The killing of one human being by the act or omission of another. The term applies to all such killings, whether criminal or not. Homicide is considered noncriminal in a number of situations, including deaths as the result of war and putting someone to death by the valid sentence of a court. Killing may also be legally justified or excused, as it is in cases of self-defense or when someone is killed by another person who is attempting to prevent a violent felony. Criminal homicide occurs when a person purposely, knowingly, recklessly or negligently causes the death of another. Murder and manslaughter are both examples of criminal homicide.

SELF-INCRIMINATION

The making of statements that might expose you to criminal prosecution, either now or in the future. The 5th Amendment of the U.S. Constitution prohibits the go... (more...)
The making of statements that might expose you to criminal prosecution, either now or in the future. The 5th Amendment of the U.S. Constitution prohibits the government from forcing you to provide evidence (as in answering questions) that would or might lead to your prosecution for a crime.

ARREST

A situation in which the police detain a person in a manner that, to any reasonable person, makes it clear she is not free to leave. A person can be 'under arre... (more...)
A situation in which the police detain a person in a manner that, to any reasonable person, makes it clear she is not free to leave. A person can be 'under arrest' even though the police have not announced it; nor are handcuffs or physical restraint necessary. Questioning an arrested person about her involvement in or knowledge of a crime must be preceded by the Miranda warnings if the police intend to use the answers against the person in a criminal case. If the arrested person chooses to remain silent, the questioning must stop.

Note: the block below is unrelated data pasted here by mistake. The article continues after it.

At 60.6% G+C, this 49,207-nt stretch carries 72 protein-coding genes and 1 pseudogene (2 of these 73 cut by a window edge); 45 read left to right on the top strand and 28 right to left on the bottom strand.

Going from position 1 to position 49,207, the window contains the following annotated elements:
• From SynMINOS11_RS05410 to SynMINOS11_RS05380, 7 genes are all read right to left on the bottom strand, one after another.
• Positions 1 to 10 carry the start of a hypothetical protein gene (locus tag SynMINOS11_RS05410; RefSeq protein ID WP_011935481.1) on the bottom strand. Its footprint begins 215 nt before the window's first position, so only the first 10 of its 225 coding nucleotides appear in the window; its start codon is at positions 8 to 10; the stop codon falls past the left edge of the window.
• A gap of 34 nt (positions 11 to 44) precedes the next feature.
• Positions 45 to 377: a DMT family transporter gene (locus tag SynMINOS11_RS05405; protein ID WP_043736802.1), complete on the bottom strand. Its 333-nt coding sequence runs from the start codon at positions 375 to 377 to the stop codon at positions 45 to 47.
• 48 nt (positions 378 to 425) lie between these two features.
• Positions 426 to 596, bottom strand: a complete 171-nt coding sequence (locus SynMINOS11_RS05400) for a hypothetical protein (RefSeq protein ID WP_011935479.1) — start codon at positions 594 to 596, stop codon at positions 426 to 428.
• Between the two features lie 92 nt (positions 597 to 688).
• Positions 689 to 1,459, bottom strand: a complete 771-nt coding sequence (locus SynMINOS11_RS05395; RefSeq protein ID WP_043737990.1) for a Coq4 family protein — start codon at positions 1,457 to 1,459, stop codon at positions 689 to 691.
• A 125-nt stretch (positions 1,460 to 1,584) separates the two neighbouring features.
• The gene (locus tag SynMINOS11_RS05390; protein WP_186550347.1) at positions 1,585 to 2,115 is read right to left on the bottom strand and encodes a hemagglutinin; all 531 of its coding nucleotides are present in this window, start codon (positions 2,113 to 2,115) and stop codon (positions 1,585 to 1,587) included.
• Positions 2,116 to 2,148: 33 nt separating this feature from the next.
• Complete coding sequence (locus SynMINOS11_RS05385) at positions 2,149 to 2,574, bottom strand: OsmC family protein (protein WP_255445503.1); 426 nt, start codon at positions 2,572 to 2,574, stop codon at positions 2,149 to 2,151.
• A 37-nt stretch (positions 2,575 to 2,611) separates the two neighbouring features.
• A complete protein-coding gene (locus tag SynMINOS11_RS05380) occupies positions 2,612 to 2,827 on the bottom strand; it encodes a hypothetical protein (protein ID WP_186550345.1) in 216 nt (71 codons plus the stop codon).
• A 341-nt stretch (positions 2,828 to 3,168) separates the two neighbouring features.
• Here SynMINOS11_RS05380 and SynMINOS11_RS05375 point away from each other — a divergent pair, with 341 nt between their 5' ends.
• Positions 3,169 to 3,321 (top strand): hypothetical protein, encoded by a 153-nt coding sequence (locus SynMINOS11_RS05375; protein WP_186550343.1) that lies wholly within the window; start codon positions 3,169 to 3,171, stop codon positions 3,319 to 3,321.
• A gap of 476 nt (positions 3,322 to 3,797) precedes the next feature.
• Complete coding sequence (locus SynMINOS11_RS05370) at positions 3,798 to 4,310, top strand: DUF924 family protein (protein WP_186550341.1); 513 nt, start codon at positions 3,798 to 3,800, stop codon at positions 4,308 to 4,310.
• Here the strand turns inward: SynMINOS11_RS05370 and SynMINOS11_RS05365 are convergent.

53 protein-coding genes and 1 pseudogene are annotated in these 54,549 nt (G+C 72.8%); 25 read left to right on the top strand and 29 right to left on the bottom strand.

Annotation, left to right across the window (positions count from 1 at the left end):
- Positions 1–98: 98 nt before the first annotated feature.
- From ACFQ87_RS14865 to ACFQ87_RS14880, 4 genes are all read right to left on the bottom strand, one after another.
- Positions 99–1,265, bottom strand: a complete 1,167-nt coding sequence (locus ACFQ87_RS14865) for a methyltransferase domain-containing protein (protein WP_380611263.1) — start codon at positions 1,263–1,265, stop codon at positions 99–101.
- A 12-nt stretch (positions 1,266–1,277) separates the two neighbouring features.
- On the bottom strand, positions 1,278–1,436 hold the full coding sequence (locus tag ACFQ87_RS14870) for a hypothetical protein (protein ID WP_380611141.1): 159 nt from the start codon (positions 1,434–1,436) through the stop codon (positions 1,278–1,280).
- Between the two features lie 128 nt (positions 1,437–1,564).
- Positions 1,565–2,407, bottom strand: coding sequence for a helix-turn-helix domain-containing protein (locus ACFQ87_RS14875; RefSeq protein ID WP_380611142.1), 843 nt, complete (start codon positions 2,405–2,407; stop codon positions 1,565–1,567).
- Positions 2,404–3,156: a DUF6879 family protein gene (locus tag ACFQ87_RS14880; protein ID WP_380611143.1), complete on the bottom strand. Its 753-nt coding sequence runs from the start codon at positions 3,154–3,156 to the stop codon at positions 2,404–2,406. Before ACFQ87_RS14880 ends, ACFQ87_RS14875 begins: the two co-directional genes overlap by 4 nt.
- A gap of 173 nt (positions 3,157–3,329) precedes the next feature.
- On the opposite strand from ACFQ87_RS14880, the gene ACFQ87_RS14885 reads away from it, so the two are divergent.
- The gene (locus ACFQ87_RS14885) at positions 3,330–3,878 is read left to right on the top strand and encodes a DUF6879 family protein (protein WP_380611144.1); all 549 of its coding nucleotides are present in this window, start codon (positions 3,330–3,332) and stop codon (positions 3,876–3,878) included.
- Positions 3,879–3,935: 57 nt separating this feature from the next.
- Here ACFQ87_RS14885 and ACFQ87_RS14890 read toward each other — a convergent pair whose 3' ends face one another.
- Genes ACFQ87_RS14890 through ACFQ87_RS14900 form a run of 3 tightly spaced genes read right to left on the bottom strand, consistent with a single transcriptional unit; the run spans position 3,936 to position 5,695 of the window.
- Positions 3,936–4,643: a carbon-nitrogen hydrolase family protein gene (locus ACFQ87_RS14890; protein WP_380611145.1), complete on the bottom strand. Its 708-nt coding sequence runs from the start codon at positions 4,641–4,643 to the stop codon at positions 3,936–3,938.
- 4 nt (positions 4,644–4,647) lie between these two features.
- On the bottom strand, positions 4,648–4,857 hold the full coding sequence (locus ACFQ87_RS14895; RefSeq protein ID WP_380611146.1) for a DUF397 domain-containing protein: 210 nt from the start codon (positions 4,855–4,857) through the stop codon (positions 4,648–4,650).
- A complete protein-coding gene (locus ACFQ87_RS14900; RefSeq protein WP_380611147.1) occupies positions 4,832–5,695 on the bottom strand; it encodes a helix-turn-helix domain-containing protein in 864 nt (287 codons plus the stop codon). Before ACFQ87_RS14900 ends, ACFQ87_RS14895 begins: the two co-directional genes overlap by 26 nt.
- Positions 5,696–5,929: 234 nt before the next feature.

NOLO CONTENDERE

A plea entered by the defendant in response to being charged with a crime. If a defendant pleads nolo contendere, she neither admits nor denies that she committ... (more...)
A plea entered by the defendant in response to being charged with a crime. If a defendant pleads nolo contendere, she neither admits nor denies that she committed the crime, but agrees to a punishment (usually a fine or jail time) as if guilty. Usually, this type of plea is entered because it can't be used as an admission of guilt if a civil case is held after the criminal trial.

DISTRICT ATTORNEY (D.A.)